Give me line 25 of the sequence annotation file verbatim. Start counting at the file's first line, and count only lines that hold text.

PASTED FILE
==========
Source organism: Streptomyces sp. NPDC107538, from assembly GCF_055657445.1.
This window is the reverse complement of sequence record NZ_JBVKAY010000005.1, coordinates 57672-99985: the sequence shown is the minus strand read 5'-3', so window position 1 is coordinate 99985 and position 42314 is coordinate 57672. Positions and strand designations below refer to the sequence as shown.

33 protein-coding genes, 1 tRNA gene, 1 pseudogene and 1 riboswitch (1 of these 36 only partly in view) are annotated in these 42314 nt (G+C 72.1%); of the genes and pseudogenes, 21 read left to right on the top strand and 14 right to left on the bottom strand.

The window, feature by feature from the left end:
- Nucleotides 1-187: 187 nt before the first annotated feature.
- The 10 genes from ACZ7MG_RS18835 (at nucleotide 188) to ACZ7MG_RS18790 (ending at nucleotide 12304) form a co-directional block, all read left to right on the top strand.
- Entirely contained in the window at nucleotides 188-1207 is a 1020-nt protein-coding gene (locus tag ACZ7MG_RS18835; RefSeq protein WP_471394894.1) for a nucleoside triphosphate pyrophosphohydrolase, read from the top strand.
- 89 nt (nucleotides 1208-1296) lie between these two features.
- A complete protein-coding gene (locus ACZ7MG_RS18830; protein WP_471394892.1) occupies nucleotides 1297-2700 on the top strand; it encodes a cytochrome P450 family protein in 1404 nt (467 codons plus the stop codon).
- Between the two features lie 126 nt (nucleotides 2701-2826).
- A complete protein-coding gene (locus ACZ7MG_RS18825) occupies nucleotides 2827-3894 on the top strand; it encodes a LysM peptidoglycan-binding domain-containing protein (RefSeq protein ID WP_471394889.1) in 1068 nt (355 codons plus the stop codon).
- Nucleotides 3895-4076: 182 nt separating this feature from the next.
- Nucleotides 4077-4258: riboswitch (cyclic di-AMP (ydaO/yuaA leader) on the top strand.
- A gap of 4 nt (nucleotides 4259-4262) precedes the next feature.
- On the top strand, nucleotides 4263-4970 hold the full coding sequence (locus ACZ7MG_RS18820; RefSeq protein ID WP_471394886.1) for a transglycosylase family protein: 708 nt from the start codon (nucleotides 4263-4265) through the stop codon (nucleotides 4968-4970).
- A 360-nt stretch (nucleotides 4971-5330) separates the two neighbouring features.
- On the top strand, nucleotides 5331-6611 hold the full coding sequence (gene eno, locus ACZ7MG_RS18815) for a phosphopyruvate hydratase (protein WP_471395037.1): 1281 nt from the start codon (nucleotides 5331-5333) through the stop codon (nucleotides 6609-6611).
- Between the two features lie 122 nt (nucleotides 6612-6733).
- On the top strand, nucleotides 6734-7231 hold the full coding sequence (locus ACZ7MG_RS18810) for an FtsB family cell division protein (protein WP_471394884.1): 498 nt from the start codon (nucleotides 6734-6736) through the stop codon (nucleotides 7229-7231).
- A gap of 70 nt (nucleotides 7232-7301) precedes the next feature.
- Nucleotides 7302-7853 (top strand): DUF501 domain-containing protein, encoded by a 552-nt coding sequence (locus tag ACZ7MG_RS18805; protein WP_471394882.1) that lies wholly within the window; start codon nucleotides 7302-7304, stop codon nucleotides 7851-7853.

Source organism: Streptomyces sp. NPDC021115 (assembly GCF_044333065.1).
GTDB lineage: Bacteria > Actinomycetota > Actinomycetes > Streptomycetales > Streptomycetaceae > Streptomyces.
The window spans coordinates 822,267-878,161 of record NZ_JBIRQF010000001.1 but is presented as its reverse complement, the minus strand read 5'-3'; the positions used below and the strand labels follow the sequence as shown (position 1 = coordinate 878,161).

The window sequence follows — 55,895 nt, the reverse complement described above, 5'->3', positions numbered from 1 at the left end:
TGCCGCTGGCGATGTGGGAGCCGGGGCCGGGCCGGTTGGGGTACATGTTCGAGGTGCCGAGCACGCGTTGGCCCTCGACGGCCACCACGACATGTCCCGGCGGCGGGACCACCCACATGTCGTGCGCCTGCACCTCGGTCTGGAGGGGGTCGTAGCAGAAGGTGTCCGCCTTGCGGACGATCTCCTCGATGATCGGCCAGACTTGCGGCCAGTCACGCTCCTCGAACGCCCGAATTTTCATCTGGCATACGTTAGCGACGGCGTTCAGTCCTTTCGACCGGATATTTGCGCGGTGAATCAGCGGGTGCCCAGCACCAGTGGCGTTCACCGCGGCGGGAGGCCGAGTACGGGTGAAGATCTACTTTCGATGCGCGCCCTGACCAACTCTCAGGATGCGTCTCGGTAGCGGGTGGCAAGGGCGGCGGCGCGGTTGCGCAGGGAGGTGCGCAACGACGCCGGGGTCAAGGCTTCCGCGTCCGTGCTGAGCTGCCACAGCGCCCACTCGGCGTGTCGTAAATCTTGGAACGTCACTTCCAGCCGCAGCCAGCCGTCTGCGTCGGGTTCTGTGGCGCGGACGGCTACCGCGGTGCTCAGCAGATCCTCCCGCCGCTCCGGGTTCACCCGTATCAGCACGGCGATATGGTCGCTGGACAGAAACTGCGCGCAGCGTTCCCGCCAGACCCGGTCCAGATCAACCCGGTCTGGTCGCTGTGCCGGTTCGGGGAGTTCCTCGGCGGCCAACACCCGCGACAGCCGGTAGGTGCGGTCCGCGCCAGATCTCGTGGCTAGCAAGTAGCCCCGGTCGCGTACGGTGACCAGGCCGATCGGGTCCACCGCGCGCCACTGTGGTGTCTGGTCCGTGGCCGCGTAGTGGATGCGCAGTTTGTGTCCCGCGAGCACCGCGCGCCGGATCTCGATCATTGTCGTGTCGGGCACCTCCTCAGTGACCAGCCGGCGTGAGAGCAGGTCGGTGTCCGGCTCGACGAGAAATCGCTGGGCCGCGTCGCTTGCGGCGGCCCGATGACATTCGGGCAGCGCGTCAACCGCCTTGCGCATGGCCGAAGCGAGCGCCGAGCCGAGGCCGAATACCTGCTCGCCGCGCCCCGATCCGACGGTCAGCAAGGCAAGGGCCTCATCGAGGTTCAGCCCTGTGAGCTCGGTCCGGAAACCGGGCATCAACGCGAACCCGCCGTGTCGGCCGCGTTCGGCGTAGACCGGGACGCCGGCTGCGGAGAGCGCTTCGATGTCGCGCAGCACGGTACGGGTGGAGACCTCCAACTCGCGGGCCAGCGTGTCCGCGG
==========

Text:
The window sequence follows — 55,895 nt, the reverse complement described above, 5'->3', positions numbered from 1 at the left end: